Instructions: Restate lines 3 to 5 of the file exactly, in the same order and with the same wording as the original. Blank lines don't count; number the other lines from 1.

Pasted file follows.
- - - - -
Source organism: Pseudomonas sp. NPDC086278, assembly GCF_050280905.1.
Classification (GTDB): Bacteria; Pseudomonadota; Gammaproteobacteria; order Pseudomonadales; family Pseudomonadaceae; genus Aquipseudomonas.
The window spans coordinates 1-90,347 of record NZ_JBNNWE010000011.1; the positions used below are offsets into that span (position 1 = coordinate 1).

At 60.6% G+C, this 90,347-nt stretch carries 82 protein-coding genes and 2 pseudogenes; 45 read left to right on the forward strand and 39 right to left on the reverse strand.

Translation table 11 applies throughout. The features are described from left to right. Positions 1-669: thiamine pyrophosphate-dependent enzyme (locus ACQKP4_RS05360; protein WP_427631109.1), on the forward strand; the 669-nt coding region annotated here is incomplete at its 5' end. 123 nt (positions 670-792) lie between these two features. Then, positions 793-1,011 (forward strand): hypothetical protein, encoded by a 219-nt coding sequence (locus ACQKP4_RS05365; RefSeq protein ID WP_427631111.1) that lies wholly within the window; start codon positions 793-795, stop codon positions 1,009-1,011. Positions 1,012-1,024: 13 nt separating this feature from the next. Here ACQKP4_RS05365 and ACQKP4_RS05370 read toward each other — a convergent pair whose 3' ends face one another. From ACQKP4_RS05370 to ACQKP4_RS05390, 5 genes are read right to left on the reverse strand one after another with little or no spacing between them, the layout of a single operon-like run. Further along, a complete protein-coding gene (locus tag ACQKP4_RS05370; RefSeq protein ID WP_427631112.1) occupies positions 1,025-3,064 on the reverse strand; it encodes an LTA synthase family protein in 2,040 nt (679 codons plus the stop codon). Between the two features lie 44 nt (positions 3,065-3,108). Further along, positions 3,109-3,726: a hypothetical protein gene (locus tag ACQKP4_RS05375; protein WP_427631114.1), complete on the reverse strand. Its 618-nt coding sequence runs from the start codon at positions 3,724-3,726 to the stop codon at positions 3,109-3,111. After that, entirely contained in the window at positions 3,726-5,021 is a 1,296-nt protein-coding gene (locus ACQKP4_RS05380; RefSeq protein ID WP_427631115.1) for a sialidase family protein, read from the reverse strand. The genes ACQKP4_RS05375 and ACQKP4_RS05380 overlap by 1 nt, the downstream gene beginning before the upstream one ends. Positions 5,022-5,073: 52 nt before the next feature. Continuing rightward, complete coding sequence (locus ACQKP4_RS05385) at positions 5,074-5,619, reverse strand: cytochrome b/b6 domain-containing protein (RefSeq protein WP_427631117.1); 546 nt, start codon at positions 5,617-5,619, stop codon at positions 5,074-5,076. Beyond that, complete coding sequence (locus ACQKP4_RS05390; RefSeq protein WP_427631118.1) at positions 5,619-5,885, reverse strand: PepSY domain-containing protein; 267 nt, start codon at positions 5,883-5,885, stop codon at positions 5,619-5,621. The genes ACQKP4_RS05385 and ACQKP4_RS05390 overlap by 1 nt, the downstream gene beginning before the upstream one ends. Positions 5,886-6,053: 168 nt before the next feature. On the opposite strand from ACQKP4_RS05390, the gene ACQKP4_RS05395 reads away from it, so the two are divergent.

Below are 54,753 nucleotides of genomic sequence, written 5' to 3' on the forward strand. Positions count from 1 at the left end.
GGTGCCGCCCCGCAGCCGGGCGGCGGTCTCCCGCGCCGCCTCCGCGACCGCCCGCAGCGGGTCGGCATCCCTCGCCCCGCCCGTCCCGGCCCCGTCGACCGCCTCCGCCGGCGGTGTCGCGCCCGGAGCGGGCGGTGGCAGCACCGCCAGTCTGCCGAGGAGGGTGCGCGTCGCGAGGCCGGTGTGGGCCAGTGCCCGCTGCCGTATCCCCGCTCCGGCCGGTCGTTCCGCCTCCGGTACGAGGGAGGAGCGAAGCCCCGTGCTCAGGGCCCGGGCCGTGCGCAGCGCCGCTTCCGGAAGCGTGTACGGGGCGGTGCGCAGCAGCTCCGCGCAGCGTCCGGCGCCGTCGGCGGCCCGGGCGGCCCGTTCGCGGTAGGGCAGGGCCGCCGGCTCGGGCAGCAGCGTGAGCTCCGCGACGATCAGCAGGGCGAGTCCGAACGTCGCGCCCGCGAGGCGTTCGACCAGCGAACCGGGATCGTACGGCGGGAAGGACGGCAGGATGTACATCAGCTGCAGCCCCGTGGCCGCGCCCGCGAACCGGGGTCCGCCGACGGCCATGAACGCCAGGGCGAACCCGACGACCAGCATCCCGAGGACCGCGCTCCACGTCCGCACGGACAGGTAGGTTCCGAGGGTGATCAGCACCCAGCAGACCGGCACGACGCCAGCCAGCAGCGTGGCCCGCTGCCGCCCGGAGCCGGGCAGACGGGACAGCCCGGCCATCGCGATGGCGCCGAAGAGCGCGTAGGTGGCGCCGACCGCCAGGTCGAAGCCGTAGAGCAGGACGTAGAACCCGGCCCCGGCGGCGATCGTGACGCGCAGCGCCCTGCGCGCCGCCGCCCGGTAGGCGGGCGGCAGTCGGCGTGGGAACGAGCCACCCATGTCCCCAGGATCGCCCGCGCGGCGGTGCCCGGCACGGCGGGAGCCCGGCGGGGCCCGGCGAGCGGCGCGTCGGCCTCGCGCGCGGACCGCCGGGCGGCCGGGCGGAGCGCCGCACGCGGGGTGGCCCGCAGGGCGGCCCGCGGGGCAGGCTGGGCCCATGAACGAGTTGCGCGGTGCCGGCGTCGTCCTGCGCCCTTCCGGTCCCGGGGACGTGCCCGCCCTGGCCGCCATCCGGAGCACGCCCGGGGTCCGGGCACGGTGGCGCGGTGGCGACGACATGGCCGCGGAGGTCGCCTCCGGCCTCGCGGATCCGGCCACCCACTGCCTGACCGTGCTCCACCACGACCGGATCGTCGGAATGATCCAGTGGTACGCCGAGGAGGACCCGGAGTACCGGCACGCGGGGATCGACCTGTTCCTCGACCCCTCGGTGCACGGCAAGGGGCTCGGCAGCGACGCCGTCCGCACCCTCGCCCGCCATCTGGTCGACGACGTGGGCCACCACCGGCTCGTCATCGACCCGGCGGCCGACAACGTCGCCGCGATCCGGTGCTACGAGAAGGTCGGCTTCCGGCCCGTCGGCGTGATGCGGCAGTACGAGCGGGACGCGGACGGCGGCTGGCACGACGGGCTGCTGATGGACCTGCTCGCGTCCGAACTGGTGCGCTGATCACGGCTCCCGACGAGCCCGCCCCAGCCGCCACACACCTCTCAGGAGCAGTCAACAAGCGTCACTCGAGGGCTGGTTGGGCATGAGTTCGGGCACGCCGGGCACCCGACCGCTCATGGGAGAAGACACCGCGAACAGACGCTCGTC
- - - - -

The window spans coordinates 1-90,347 of record NZ_JBNNWE010000011.1; the positions used below are offsets into that span (position 1 = coordinate 1).

At 60.6% G+C, this 90,347-nt stretch carries 82 protein-coding genes and 2 pseudogenes; 45 read left to right on the forward strand and 39 right to left on the reverse strand.

Translation table 11 applies throughout. The features are described from left to right. Positions 1-669: thiamine pyrophosphate-dependent enzyme (locus ACQKP4_RS05360; protein WP_427631109.1), on the forward strand; the 669-nt coding region annotated here is incomplete at its 5' end. 123 nt (positions 670-792) lie between these two features. Then, positions 793-1,011 (forward strand): hypothetical protein, encoded by a 219-nt coding sequence (locus ACQKP4_RS05365; RefSeq protein ID WP_427631111.1) that lies wholly within the window; start codon positions 793-795, stop codon positions 1,009-1,011. Positions 1,012-1,024: 13 nt separating this feature from the next. Here ACQKP4_RS05365 and ACQKP4_RS05370 read toward each other — a convergent pair whose 3' ends face one another. From ACQKP4_RS05370 to ACQKP4_RS05390, 5 genes are read right to left on the reverse strand one after another with little or no spacing between them, the layout of a single operon-like run. Further along, a complete protein-coding gene (locus tag ACQKP4_RS05370; RefSeq protein ID WP_427631112.1) occupies positions 1,025-3,064 on the reverse strand; it encodes an LTA synthase family protein in 2,040 nt (679 codons plus the stop codon). Between the two features lie 44 nt (positions 3,065-3,108). Further along, positions 3,109-3,726: a hypothetical protein gene (locus tag ACQKP4_RS05375; protein WP_427631114.1), complete on the reverse strand. Its 618-nt coding sequence runs from the start codon at positions 3,724-3,726 to the stop codon at positions 3,109-3,111. After that, entirely contained in the window at positions 3,726-5,021 is a 1,296-nt protein-coding gene (locus ACQKP4_RS05380; RefSeq protein ID WP_427631115.1) for a sialidase family protein, read from the reverse strand. The genes ACQKP4_RS05375 and ACQKP4_RS05380 overlap by 1 nt, the downstream gene beginning before the upstream one ends. Positions 5,022-5,073: 52 nt before the next feature. Continuing rightward, complete coding sequence (locus ACQKP4_RS05385) at positions 5,074-5,619, reverse strand: cytochrome b/b6 domain-containing protein (RefSeq protein WP_427631117.1); 546 nt, start codon at positions 5,617-5,619, stop codon at positions 5,074-5,076. Beyond that, complete coding sequence (locus ACQKP4_RS05390; RefSeq protein WP_427631118.1) at positions 5,619-5,885, reverse strand: PepSY domain-containing protein; 267 nt, start codon at positions 5,883-5,885, stop codon at positions 5,619-5,621. The genes ACQKP4_RS05385 and ACQKP4_RS05390 overlap by 1 nt, the downstream gene beginning before the upstream one ends. Positions 5,886-6,053: 168 nt before the next feature. On the opposite strand from ACQKP4_RS05390, the gene ACQKP4_RS05395 reads away from it, so the two are divergent.